For those who consider themselves global citizens and/or see the development of the “Third World” as a top priority, the fact US aid to Africa is a lower percentage of our Gross National Income than the percentage of what most European countries donate is a lack of commitment to development. For average Americans, however, the notion that the US is somehow in a competition with the rest of the world to serve the needs of the impoverished is both puzzling and often considered offensive. Given America’s unmatched military presence and efforts to subsidize global security, along with our overall efforts to bolster the economic, military, and social institutions of friendly nations, our exploding National Debt, and the growing issue of poverty at home, the emotional for case foreign aid still resonates, but Americans need to see more than taxpayer giveaways, whether successful or not.
Programs like George W. Bush’s PEPFAR AIDS initiative and Obama’s Power Africa initiative, among others, are certainly worthwhile projects that are changing lives and strengthening communities. Although it is true these initiatives do build support and trust for America, the use of foreign aid to bolster US soft power is largely rooted in Cold War thinking that is far less valid in today’s multipolar world where partnerships with multiple world powers like the US, China, and Russia come with few negative consequences, thus foreign aid is more about gilding the lily in terms of economic ties. At the same time, it is far easier to see the logic in reserving foreign aid dollars to address civil unrest and armed conflict in areas surrounding the Middle East, which lessens the urgency of nation building through foreign aid in African countries that are already more or less stable.
Where domestic social welfare programs inside the US have long been losing support, and credibility, as they fail to actually adequately address America’s poverty problem, foreign development initiatives face even greater criticism. In terms of aid foreign programs, there needs to be a greater focus on incentivizing African governments to serve their People by investing what mineral royalties and taxes, which must include income, tariffs, and business taxes, they collect back into the needs of their societies, such roads, bridges, hospitals, power grids, water systems, and other critical infrastructure. Focusing on initiatives where the US and other nation donors match funds would help train governments to properly govern their societies and manage their national wealth to address the concerns of all citizens instead of just the elites.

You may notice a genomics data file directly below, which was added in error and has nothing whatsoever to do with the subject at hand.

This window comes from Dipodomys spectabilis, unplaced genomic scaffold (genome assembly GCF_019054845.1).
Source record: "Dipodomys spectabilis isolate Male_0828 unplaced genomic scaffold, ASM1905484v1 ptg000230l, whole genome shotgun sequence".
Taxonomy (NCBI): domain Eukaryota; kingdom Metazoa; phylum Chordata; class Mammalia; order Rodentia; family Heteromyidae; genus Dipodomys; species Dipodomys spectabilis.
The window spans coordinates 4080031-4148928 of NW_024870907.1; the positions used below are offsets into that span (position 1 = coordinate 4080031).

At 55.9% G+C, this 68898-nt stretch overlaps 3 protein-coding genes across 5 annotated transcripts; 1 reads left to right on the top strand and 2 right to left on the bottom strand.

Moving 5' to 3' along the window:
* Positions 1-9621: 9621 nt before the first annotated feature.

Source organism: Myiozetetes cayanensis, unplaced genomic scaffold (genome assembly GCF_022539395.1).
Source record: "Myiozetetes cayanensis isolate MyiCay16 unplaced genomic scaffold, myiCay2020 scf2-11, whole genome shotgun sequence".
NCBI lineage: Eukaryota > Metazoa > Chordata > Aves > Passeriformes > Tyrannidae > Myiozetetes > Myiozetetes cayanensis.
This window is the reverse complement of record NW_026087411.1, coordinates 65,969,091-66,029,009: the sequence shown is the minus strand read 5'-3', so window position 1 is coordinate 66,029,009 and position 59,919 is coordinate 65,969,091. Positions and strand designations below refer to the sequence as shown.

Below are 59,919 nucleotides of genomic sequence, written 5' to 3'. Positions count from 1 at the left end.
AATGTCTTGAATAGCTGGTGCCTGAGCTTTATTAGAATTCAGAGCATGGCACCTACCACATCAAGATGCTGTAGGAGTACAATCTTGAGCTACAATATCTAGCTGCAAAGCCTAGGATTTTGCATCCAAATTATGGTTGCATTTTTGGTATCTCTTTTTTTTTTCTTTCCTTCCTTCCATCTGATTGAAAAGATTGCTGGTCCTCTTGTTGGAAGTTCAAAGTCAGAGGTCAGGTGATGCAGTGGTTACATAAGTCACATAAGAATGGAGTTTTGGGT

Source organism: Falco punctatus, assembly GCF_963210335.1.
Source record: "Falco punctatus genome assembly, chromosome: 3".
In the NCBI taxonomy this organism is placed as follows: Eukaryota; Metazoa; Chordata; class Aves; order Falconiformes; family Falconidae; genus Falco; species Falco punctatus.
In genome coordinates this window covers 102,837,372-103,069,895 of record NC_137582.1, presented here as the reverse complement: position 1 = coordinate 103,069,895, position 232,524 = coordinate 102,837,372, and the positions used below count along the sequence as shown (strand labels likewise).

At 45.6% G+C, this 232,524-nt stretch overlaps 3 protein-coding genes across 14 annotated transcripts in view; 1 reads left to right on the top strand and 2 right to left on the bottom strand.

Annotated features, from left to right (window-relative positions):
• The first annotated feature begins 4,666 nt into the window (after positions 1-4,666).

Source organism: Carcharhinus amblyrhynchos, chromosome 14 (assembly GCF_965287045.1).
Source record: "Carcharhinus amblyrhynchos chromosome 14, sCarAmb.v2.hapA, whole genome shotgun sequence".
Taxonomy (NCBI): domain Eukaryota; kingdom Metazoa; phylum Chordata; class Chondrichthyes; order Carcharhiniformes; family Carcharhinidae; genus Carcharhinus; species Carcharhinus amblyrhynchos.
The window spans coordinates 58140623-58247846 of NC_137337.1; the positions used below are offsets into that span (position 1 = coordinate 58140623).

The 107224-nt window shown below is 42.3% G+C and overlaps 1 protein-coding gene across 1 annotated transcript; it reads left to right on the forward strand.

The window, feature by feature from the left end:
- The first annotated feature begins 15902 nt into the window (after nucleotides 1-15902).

Furthermore, the notion that America engages in more trade with Brazil, which is the largest part of America’s “Africa,” than with all of sub-Saharan African as Obama noted during remarks given at his U.S. Africa Leaders Summit in Washington, D.C., is outrageous to the development community and an opportunity for capitalist minded businesspersons. What worries Americans about creating closer ties with even more foreign trade partners is our history of bad experiences with Free Trade agreements like NAFTA and CAFTA where greater outsourcing , as well as perverse tax benefits for so-called business inversions where American companies are able to avoid taxes by shedding their “US citizenship,” have helped nullify any gains for common Americans in terms of jobs and income.
Although Africa has significant mineral deposits, as well as other natural resources to pay, for economic development within Africa and to purchase American goods, the essential question for Americans is what development of African industries will look like. In terms of manufacturing, simply shifting manufacturing capacity and production from America is not something the US can afford to support as we have in past decades, especially given such development would mean even greater global competition for American workers in era when States are abusing tax incentives to poach jobs instead of creating new ones through innovation. Consequently, the real challenge in all African development initiatives is creating well-paying, sustainable industries in Africa that create African goods that feed consumer demand rooted in African and global consumer needs while utilizing American production and goods, which is truly a challenged given countries like China serve as the discount option for mass production of industrial goods.
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